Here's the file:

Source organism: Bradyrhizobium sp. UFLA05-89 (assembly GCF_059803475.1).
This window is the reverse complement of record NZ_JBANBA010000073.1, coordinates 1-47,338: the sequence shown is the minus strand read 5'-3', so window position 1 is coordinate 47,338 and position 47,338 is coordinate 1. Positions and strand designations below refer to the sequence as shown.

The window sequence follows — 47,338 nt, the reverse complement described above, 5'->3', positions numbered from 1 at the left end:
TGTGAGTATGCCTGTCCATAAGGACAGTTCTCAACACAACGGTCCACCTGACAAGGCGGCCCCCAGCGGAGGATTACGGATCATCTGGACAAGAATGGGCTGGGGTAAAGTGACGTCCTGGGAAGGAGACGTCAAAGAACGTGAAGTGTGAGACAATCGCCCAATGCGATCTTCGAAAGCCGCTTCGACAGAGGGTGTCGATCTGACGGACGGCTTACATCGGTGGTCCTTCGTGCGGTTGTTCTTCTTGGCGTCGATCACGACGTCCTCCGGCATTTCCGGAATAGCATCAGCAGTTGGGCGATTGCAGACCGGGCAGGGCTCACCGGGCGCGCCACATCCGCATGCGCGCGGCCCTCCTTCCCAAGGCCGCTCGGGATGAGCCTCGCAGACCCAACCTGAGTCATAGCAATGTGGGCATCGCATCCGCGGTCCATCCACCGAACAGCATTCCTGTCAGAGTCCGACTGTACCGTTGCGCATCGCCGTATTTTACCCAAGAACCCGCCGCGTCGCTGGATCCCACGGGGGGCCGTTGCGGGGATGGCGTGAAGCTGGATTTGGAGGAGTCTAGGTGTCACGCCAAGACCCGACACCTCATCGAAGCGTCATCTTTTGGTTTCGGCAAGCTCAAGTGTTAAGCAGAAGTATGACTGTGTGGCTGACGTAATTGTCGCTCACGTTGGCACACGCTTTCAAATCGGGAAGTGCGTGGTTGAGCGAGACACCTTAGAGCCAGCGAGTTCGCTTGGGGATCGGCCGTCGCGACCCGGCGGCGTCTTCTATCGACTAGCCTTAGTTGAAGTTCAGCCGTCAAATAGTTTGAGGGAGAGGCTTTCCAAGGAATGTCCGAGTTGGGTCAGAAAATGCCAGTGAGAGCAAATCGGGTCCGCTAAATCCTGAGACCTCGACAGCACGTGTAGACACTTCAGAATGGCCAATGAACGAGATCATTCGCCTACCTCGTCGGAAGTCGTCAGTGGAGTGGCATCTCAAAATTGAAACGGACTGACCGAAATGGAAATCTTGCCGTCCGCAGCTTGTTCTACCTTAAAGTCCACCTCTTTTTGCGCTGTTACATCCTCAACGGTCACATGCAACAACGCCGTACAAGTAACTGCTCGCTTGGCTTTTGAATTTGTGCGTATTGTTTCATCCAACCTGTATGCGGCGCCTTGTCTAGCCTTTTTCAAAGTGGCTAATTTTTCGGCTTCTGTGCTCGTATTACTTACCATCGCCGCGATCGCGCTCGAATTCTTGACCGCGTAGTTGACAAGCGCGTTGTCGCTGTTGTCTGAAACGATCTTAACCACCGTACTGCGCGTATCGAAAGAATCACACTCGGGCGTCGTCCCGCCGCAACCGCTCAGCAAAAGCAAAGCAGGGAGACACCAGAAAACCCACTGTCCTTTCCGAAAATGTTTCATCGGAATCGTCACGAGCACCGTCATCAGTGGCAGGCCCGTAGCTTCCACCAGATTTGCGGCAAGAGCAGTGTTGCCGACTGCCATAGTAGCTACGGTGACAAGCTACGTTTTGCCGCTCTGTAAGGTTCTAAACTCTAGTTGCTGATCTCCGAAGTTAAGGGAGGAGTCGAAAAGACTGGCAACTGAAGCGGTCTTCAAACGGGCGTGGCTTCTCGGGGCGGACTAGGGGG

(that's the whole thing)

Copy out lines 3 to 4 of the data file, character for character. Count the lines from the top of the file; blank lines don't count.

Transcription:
The window sequence follows — 47,338 nt, the reverse complement described above, 5'->3', positions numbered from 1 at the left end:
TGTGAGTATGCCTGTCCATAAGGACAGTTCTCAACACAACGGTCCACCTGACAAGGCGGCCCCCAGCGGAGGATTACGGATCATCTGGACAAGAATGGGCTGGGGTAAAGTGACGTCCTGGGAAGGAGACGTCAAAGAACGTGAAGTGTGAGACAATCGCCCAATGCGATCTTCGAAAGCCGCTTCGACAGAGGGTGTCGATCTGACGGACGGCTTACATCGGTGGTCCTTCGTGCGGTTGTTCTTCTTGGCGTCGATCACGACGTCCTCCGGCATTTCCGGAATAGCATCAGCAGTTGGGCGATTGCAGACCGGGCAGGGCTCACCGGGCGCGCCACATCCGCATGCGCGCGGCCCTCCTTCCCAAGGCCGCTCGGGATGAGCCTCGCAGACCCAACCTGAGTCATAGCAATGTGGGCATCGCATCCGCGGTCCATCCACCGAACAGCATTCCTGTCAGAGTCCGACTGTACCGTTGCGCATCGCCGTATTTTACCCAAGAACCCGCCGCGTCGCTGGATCCCACGGGGGGCCGTTGCGGGGATGGCGTGAAGCTGGATTTGGAGGAGTCTAGGTGTCACGCCAAGACCCGACACCTCATCGAAGCGTCATCTTTTGGTTTCGGCAAGCTCAAGTGTTAAGCAGAAGTATGACTGTGTGGCTGACGTAATTGTCGCTCACGTTGGCACACGCTTTCAAATCGGGAAGTGCGTGGTTGAGCGAGACACCTTAGAGCCAGCGAGTTCGCTTGGGGATCGGCCGTCGCGACCCGGCGGCGTCTTCTATCGACTAGCCTTAGTTGAAGTTCAGCCGTCAAATAGTTTGAGGGAGAGGCTTTCCAAGGAATGTCCGAGTTGGGTCAGAAAATGCCAGTGAGAGCAAATCGGGTCCGCTAAATCCTGAGACCTCGACAGCACGTGTAGACACTTCAGAATGGCCAATGAACGAGATCATTCGCCTACCTCGTCGGAAGTCGTCAGTGGAGTGGCATCTCAAAATTGAAACGGACTGACCGAAATGGAAATCTTGCCGTCCGCAGCTTGTTCTACCTTAAAGTCCACCTCTTTTTGCGCTGTTACATCCTCAACGGTCACATGCAACAACGCCGTACAAGTAACTGCTCGCTTGGCTTTTGAATTTGTGCGTATTGTTTCATCCAACCTGTATGCGGCGCCTTGTCTAGCCTTTTTCAAAGTGGCTAATTTTTCGGCTTCTGTGCTCGTATTACTTACCATCGCCGCGATCGCGCTCGAATTCTTGACCGCGTAGTTGACAAGCGCGTTGTCGCTGTTGTCTGAAACGATCTTAACCACCGTACTGCGCGTATCGAAAGAATCACACTCGGGCGTCGTCCCGCCGCAACCGCTCAGCAAAAGCAAAGCAGGGAGACACCAGAAAACCCACTGTCCTTTCCGAAAATGTTTCATCGGAATCGTCACGAGCACCGTCATCAGTGGCAGGCCCGTAGCTTCCACCAGATTTGCGGCAAGAGCAGTGTTGCCGACTGCCATAGTAGCTACGGTGACAAGCTACGTTTTGCCGCTCTGTAAGGTTCTAAACTCTAGTTGCTGATCTCCGAAGTTAAGGGAGGAGTCGAAAAGACTGGCAACTGAAGCGGTCTTCAAACGGGCGTGGCTTCTCGGGGCGGACTAGGGGG